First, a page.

The lights and shadows of the struggles and achievements of Latin American women

A study by the research agency Provokers provides clues to better understand the challenges faced by Latin American women

Ayda María Martínez Ipuz

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While the advances of women in both personal and professional aspects in Latin America are undeniable, some pressures may have future impacts. According to Provokers' research, "Women: their lights and shadows. A look at their struggles, contradictions, and achievements", women between 14 and 65 years old from countries in the region such as Bolivia, Chile, Colombia, Paraguay, and Peru, found that the discourse of empowerment generates a lot of pressure on them, without putting shared responsibility that men should have on the radar.

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For Latin American women, letting go of their role in the household is very complex; machismo itself has led them not to believe in men in household care roles, while they continue to act as providers. "Behind the lights, empowerment has disguised itself as a superwoman with a shadow of over-demandingness and the pursuit of perfection as a reason for pride, which has come at a very high cost. Society demands their traditional role, but also a productive role in which they assume all responsibility, they feel they should not cede ground to anyone and must maintain control in every area", explained Paula Duque Naranjo, Strategic Area Manager at Provokers.

The study, which looks at the private, intimate, and hidden world of women in the family, public, work, social, and political spheres, gathered information from over 2,000 Latin American women to get to the bottom of their desires and the stories behind their struggles to gain spaces for the recognition of rights, greater equity, and to connect with the value of being a woman.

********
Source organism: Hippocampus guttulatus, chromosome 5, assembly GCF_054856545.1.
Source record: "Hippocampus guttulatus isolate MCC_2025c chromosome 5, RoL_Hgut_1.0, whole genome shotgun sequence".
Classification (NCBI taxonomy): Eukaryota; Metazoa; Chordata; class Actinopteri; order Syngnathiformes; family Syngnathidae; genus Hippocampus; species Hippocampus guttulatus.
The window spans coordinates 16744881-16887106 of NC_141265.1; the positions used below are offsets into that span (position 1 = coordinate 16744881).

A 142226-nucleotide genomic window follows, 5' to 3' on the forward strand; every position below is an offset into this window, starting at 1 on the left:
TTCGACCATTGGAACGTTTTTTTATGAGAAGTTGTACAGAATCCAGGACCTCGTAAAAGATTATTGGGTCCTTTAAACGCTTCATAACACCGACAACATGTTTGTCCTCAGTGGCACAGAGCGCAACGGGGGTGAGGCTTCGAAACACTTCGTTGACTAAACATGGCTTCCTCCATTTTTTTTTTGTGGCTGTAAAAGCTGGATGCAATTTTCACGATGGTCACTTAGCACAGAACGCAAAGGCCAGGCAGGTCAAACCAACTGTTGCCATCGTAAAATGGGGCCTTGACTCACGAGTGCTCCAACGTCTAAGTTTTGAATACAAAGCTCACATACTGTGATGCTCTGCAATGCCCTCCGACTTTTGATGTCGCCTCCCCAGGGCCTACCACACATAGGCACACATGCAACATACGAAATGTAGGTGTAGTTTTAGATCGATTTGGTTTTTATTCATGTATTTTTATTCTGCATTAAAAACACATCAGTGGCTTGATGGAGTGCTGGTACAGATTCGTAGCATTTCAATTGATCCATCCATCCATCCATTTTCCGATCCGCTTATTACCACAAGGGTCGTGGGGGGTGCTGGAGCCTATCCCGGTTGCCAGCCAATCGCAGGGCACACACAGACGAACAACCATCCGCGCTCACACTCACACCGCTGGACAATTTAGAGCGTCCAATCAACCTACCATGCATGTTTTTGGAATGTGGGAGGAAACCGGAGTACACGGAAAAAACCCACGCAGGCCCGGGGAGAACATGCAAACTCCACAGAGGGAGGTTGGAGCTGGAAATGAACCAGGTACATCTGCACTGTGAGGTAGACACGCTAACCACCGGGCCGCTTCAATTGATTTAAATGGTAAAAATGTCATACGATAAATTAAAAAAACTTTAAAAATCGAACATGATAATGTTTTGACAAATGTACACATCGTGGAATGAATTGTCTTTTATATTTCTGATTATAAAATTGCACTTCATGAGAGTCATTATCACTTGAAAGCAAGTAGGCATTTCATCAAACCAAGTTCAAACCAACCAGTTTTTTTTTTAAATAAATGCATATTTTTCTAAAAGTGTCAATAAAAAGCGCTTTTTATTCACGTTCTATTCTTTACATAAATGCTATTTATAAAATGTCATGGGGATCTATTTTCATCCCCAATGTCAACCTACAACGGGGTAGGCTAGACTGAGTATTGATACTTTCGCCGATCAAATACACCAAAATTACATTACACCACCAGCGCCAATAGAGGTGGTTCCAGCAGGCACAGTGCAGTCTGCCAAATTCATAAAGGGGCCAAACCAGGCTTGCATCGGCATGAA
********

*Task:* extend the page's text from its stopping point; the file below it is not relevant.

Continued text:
"We have a more complete view of the Latin American woman and her role in society. Understanding her allows us to identify those spaces in which we can not only approach and participate in the role we have as brands but also support women and become active agents in the process of transforming society," says Rosalba Olivella, General Manager of Provokers.

The study reveals how social demands and their desire to be valued reveal the lights of conquests and gains in public life and the shadows of exhaustion, and loss of their inner balance (awareness, vulnerability, the desire to stop). It is thus that generation after generation, mothers have been changing their point of view regarding their position both in their homes and in society, but society does not advance at the same pace; there is always a feeling of rowing against the current or advancing alone towards the social well-being they seek.

 lights and shadows of the struggles and achievements of Latin American women

Main results

60% generate income for the household, 45% take care of children and parents, siblings, or grandparents, and only allocate 9% of their income to themselves. Even so, they are women who recognize that what they have lived is worth it, and 74% consider themselves a happy person.

2 out of 3 women consider that they have good health, 50% declare having been diagnosed with physical health problems, and 45% with mental health conditions. They are critical of the system; 57% consider that it is more difficult for employers to work with women due to permissions related to childcare. Despite this, they are capable of projecting their own lives optimistically. 74% consider that they have a support network in their families

According to recommendations from the study, cultural and social productions should emphasize the shared responsibility of men and women and move away from the model of success tied to a solitary individual who does not need help. "8 out of 10 women surveyed agree that men should assume more responsibilities in domestic work and family care, beyond traditional tasks as providers. The demand for the construction of mass messages is high because we need to transform imaginaries that have existed for centuries in our society," Duque concluded.

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